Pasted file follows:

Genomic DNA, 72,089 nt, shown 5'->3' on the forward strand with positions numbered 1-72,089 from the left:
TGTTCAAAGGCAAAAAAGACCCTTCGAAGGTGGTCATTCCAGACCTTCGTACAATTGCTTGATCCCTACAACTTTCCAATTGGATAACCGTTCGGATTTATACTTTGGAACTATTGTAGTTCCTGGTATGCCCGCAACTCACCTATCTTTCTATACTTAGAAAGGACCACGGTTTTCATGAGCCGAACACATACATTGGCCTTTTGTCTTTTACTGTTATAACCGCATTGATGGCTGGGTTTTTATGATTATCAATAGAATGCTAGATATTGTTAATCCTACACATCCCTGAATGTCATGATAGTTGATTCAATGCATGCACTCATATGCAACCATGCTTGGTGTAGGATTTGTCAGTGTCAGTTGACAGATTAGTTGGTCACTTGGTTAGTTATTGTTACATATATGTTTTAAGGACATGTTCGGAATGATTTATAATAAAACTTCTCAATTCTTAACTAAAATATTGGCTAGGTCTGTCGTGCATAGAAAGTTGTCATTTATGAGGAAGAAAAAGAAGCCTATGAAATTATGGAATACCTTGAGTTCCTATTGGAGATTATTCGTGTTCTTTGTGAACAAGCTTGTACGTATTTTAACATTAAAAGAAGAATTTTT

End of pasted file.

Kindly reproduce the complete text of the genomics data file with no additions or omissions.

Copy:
Genomic DNA, 72,089 nt, shown 5'->3' on the forward strand with positions numbered 1-72,089 from the left:
TGTTCAAAGGCAAAAAAGACCCTTCGAAGGTGGTCATTCCAGACCTTCGTACAATTGCTTGATCCCTACAACTTTCCAATTGGATAACCGTTCGGATTTATACTTTGGAACTATTGTAGTTCCTGGTATGCCCGCAACTCACCTATCTTTCTATACTTAGAAAGGACCACGGTTTTCATGAGCCGAACACATACATTGGCCTTTTGTCTTTTACTGTTATAACCGCATTGATGGCTGGGTTTTTATGATTATCAATAGAATGCTAGATATTGTTAATCCTACACATCCCTGAATGTCATGATAGTTGATTCAATGCATGCACTCATATGCAACCATGCTTGGTGTAGGATTTGTCAGTGTCAGTTGACAGATTAGTTGGTCACTTGGTTAGTTATTGTTACATATATGTTTTAAGGACATGTTCGGAATGATTTATAATAAAACTTCTCAATTCTTAACTAAAATATTGGCTAGGTCTGTCGTGCATAGAAAGTTGTCATTTATGAGGAAGAAAAAGAAGCCTATGAAATTATGGAATACCTTGAGTTCCTATTGGAGATTATTCGTGTTCTTTGTGAACAAGCTTGTACGTATTTTAACATTAAAAGAAGAATTTTT